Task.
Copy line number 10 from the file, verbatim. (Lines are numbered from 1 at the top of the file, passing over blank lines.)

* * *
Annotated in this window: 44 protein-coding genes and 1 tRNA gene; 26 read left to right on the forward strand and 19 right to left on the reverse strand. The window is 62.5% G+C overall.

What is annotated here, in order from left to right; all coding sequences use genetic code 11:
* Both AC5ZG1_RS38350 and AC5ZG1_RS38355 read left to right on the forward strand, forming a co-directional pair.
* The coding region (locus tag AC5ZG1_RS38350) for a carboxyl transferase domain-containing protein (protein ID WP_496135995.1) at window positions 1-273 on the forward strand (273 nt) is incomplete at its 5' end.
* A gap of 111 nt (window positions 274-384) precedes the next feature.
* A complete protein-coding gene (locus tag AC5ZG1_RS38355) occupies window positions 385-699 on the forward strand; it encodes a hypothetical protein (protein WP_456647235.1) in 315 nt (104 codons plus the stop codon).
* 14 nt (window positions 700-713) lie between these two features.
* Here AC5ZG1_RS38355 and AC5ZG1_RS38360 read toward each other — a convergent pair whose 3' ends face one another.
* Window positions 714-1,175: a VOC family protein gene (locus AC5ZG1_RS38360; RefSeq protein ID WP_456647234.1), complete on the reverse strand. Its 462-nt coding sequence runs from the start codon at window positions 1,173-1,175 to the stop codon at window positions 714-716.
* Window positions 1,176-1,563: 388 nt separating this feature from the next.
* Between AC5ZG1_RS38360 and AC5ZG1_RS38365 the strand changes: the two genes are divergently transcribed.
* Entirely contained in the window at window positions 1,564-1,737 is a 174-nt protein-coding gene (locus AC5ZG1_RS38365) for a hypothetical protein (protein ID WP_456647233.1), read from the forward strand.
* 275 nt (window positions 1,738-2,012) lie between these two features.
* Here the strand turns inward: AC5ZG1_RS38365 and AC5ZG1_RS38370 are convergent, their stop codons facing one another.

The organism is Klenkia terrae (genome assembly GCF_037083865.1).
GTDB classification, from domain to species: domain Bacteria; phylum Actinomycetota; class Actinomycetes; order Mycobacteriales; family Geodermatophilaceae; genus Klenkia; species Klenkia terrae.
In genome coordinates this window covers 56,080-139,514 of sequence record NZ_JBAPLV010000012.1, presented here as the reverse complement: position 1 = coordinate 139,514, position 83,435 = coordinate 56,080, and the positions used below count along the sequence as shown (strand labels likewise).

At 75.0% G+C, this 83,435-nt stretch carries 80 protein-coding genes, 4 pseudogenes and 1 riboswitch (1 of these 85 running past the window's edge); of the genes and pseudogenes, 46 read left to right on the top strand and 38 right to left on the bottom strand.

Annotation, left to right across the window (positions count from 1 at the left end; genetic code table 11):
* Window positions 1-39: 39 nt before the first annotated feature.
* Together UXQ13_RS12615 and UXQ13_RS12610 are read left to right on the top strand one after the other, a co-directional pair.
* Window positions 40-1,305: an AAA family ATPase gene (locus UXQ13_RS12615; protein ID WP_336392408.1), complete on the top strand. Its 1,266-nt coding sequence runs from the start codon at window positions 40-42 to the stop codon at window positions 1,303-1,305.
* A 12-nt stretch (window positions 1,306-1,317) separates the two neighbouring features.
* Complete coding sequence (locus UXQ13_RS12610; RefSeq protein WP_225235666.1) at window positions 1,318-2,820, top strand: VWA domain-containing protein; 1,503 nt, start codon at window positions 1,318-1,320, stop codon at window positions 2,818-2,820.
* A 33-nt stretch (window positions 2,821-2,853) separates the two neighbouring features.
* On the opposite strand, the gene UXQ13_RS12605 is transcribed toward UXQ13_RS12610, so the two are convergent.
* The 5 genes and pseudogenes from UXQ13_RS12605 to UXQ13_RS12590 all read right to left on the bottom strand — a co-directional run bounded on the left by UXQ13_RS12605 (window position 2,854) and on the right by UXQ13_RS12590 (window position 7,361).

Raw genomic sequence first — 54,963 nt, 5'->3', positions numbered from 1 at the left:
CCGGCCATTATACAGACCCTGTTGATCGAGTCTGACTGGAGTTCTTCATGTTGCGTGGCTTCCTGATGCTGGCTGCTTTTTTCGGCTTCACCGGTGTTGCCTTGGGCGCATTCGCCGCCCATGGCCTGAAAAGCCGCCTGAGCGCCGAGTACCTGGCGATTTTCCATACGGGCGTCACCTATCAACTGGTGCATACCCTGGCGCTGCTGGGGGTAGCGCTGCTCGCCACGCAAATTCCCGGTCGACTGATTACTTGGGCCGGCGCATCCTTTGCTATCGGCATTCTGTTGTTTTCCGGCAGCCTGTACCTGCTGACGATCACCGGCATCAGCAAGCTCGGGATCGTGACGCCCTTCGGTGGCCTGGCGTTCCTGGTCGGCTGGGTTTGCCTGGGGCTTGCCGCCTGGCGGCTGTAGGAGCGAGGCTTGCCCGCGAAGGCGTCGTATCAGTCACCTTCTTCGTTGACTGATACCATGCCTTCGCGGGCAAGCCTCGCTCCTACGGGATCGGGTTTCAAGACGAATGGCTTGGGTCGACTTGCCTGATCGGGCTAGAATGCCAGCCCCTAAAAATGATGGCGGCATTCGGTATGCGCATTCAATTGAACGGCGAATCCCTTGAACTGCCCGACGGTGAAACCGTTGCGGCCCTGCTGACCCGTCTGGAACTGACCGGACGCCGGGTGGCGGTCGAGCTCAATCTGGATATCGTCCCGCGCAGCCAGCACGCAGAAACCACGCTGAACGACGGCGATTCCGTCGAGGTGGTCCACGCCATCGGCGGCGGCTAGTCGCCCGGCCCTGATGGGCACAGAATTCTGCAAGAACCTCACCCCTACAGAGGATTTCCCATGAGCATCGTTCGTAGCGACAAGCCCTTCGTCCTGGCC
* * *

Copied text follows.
* Window positions 1,176-1,563: 388 nt separating this feature from the next.